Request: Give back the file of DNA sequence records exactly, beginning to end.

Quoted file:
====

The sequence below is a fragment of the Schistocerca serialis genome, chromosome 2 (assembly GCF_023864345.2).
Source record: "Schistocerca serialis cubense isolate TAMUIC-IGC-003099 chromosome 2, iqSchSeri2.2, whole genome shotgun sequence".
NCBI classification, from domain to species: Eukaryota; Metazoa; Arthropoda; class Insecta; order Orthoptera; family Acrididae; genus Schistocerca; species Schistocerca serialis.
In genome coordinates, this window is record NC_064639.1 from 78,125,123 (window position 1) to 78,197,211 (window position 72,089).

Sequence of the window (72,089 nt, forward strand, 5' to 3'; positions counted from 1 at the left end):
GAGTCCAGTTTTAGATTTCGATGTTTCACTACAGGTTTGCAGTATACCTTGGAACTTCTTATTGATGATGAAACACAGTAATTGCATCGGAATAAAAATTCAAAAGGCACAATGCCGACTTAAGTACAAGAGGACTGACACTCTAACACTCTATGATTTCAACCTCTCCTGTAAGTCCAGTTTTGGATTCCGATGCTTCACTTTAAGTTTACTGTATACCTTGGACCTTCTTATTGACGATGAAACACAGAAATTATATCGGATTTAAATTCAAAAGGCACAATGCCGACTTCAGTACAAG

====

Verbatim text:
The sequence below is a fragment of the Schistocerca serialis genome, chromosome 2 (assembly GCF_023864345.2).
Source record: "Schistocerca serialis cubense isolate TAMUIC-IGC-003099 chromosome 2, iqSchSeri2.2, whole genome shotgun sequence".
NCBI classification, from domain to species: Eukaryota; Metazoa; Arthropoda; class Insecta; order Orthoptera; family Acrididae; genus Schistocerca; species Schistocerca serialis.
In genome coordinates, this window is record NC_064639.1 from 78,125,123 (window position 1) to 78,197,211 (window position 72,089).

Sequence of the window (72,089 nt, forward strand, 5' to 3'; positions counted from 1 at the left end):
GAGTCCAGTTTTAGATTTCGATGTTTCACTACAGGTTTGCAGTATACCTTGGAACTTCTTATTGATGATGAAACACAGTAATTGCATCGGAATAAAAATTCAAAAGGCACAATGCCGACTTAAGTACAAGAGGACTGACACTCTAACACTCTATGATTTCAACCTCTCCTGTAAGTCCAGTTTTGGATTCCGATGCTTCACTTTAAGTTTACTGTATACCTTGGACCTTCTTATTGACGATGAAACACAGAAATTATATCGGATTTAAATTCAAAAGGCACAATGCCGACTTCAGTACAAG